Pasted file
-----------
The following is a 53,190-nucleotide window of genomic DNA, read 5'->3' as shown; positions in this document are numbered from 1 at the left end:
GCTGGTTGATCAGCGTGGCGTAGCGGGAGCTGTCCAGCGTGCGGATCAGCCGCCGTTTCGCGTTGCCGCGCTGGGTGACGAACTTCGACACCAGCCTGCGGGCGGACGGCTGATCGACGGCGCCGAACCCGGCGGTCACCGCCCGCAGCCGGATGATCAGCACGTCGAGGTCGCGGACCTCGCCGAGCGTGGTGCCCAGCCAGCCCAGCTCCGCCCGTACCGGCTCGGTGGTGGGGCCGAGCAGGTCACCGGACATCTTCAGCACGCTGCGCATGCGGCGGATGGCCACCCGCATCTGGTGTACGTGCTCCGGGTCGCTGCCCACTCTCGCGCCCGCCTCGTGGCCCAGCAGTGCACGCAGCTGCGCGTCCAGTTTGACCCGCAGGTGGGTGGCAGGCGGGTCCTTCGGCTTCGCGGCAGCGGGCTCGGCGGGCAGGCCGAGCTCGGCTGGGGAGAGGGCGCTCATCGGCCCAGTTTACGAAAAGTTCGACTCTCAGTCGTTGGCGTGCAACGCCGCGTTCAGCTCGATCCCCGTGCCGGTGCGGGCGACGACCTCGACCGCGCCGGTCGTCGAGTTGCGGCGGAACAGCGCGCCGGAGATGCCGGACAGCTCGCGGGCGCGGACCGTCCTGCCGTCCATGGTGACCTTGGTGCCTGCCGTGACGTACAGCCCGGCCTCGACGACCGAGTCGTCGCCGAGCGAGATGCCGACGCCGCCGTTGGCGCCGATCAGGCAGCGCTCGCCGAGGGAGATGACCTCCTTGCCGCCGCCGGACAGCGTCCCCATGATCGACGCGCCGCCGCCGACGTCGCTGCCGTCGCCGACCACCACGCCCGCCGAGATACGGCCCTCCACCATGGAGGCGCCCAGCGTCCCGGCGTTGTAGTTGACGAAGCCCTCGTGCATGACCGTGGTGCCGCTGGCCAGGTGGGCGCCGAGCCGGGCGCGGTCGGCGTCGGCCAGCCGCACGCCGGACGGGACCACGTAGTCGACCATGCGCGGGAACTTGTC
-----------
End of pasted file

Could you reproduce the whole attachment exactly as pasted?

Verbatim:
The following is a 53,190-nucleotide window of genomic DNA, read 5'->3' as shown; positions in this document are numbered from 1 at the left end:
GCTGGTTGATCAGCGTGGCGTAGCGGGAGCTGTCCAGCGTGCGGATCAGCCGCCGTTTCGCGTTGCCGCGCTGGGTGACGAACTTCGACACCAGCCTGCGGGCGGACGGCTGATCGACGGCGCCGAACCCGGCGGTCACCGCCCGCAGCCGGATGATCAGCACGTCGAGGTCGCGGACCTCGCCGAGCGTGGTGCCCAGCCAGCCCAGCTCCGCCCGTACCGGCTCGGTGGTGGGGCCGAGCAGGTCACCGGACATCTTCAGCACGCTGCGCATGCGGCGGATGGCCACCCGCATCTGGTGTACGTGCTCCGGGTCGCTGCCCACTCTCGCGCCCGCCTCGTGGCCCAGCAGTGCACGCAGCTGCGCGTCCAGTTTGACCCGCAGGTGGGTGGCAGGCGGGTCCTTCGGCTTCGCGGCAGCGGGCTCGGCGGGCAGGCCGAGCTCGGCTGGGGAGAGGGCGCTCATCGGCCCAGTTTACGAAAAGTTCGACTCTCAGTCGTTGGCGTGCAACGCCGCGTTCAGCTCGATCCCCGTGCCGGTGCGGGCGACGACCTCGACCGCGCCGGTCGTCGAGTTGCGGCGGAACAGCGCGCCGGAGATGCCGGACAGCTCGCGGGCGCGGACCGTCCTGCCGTCCATGGTGACCTTGGTGCCTGCCGTGACGTACAGCCCGGCCTCGACGACCGAGTCGTCGCCGAGCGAGATGCCGACGCCGCCGTTGGCGCCGATCAGGCAGCGCTCGCCGAGGGAGATGACCTCCTTGCCGCCGCCGGACAGCGTCCCCATGATCGACGCGCCGCCGCCGACGTCGCTGCCGTCGCCGACCACCACGCCCGCCGAGATACGGCCCTCCACCATGGAGGCGCCCAGCGTCCCGGCGTTGTAGTTGACGAAGCCCTCGTGCATGACCGTGGTGCCGCTGGCCAGGTGGGCGCCGAGCCGGGCGCGGTCGGCGTCGGCCAGCCGCACGCCGGACGGGACCACGTAGTCGACCATGCGCGGGAACTTGTC